As the month of June came to a close, the US economy appeared to be on track for a swift recovery. The COVID-19 mortality rate was declining, dozens of states were reopening their economies, and The Bureau of Labor Statistics (BLS) announced the job market had added 4.5 million jobs for the month. The fabled “V-shaped” recovery seemed to be materializing.
However, the rosy jobs report should be viewed cautiously as it contains two fatal flaws. First, the timing of its release means the data it contained failed to account for developments that precipitated in the preceding days. Namely, that a handful of states in the South and West United States were experiencing staggering spikes in positive cases. As cases and hospitalizations climbed in Texas, Arizona, and California, certain businesses in those states were ordered to reclose by their respective governors. Those businesses are inevitably furloughing or laying off more employees. With those states still struggling to contain the virus, next month’s jobs report is expected to show another spike in unemployment.
Second, and more importantly, the June jobs report revealed that permanent layoffs are rising as a percentage of total layoffs even as temporary layoffs are falling. An analysis by FiveThirtyEight showed 88.6% of layoffs in April and May were classified by BLS as “temporary” – that figure fell to 78.6% in June, indicating businesses are less optimistic about their ability to quickly bring employees back in. If this downward trend continues amid a worsening public health situation, workers filing new unemployment claims will likely require assistance longer than previous claimants. This scenario would all but eliminate the possibility of a quick “V-shaped” recovery. Furthermore, the current federal policy which provides expanded economic relief is ill equipped to handle this possibility.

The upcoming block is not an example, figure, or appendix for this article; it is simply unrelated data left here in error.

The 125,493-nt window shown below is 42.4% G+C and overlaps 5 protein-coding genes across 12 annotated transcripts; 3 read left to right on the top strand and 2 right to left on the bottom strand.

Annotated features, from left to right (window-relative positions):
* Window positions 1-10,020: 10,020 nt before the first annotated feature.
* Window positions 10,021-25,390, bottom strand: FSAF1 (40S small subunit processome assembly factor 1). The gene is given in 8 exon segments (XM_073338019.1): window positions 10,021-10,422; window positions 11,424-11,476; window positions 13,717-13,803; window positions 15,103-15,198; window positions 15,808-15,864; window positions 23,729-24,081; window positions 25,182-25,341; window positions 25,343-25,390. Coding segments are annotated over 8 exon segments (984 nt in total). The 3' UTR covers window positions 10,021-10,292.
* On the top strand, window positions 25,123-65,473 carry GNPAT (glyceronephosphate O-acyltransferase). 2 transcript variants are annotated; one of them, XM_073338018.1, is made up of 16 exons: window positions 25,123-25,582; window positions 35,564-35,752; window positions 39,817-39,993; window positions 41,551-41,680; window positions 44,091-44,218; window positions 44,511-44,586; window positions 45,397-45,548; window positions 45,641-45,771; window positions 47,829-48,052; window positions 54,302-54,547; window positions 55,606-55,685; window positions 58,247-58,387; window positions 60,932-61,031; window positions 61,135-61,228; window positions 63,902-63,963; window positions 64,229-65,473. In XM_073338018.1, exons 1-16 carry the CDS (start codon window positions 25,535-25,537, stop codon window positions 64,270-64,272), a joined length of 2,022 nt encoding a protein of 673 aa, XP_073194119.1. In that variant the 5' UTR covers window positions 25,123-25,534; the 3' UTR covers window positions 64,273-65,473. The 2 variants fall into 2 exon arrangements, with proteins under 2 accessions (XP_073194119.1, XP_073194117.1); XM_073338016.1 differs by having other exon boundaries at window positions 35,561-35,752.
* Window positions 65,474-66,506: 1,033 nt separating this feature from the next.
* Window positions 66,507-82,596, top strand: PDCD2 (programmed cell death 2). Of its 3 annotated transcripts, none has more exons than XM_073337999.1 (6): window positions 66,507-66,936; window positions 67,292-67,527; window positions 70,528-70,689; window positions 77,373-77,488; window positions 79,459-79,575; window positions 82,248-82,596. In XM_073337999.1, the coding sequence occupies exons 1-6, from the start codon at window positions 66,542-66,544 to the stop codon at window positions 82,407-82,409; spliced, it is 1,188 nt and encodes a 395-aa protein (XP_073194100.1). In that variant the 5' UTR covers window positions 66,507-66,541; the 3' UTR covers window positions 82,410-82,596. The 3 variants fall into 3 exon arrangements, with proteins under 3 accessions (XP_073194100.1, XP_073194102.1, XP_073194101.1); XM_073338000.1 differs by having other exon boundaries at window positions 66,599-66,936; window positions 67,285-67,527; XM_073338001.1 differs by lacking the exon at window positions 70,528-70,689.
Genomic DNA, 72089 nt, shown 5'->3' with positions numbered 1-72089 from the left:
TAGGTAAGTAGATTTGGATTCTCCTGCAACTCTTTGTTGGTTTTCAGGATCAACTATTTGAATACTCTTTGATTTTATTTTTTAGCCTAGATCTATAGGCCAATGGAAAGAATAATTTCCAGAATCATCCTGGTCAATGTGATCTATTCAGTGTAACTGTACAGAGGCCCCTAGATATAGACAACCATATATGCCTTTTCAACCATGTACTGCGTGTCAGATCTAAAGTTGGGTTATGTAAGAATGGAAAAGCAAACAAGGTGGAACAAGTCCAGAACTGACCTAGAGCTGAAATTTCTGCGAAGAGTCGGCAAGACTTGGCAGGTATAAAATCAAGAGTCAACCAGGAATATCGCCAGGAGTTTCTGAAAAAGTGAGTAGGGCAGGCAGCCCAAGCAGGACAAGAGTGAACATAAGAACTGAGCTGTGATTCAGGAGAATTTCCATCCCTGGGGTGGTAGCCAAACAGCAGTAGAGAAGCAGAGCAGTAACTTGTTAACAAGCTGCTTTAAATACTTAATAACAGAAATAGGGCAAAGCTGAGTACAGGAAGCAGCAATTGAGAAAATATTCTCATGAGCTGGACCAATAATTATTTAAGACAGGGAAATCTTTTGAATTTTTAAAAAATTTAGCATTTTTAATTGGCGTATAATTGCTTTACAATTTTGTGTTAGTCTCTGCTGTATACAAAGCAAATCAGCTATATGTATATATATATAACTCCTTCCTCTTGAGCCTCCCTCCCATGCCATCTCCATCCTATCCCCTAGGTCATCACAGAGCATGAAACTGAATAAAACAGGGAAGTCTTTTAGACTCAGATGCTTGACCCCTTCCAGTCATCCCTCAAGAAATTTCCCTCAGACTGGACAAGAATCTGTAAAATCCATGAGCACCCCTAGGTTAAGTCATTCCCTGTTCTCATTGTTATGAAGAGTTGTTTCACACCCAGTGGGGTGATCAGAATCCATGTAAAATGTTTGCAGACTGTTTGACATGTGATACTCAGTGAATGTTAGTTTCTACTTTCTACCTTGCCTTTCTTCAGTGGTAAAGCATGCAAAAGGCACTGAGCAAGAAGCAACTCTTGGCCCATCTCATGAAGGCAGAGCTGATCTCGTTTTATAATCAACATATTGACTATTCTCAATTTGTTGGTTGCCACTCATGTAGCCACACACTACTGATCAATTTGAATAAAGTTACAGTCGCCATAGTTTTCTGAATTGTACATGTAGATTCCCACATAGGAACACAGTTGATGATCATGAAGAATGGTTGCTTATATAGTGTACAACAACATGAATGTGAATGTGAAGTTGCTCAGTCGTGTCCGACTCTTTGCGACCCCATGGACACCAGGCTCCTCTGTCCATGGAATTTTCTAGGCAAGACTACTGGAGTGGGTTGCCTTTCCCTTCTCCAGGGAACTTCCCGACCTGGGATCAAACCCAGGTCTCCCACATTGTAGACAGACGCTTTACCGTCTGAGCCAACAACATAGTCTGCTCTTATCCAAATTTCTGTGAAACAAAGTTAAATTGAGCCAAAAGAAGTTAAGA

Two key protections provided under the CARES Act are set to expire on July 31st which have the potential to devastate the financial situation for millions of Americans. They are the minimum payroll requirement stipulated in the Payroll Protection Program and the exemption to defer mortgage payments. These protections, coupled with the one-time stimulus checks, have kept millions of American households afloat through the economic downturn. But if these protections are not extended through new legislation, the likelihood of millions more layoffs and evictions in August and September is high. With only three working weeks before the August recess, Congress will need to quickly craft a comprehensive fourth stimulus bill which provides greater job security if they hope to prevent further economic crisis.
Julian Kelly is a graduate student at The Fletcher School of Law and Diplomacy where he focuses on international security and diplomatic studies. The son of a Taiwanese immigrant, he has a strong professional and personal interest in East Asian security issues - hoping to eventually turn his education and passion for public service into a career U.S. Diplomat. Before attending The Fletcher School, Julian previously taught English and studied Mandarin in Taiwan as well as interned with Speaker Pelosi in the U.S. House of Representatives. In his free time, Julian enjoys baking bread and shooting film photography.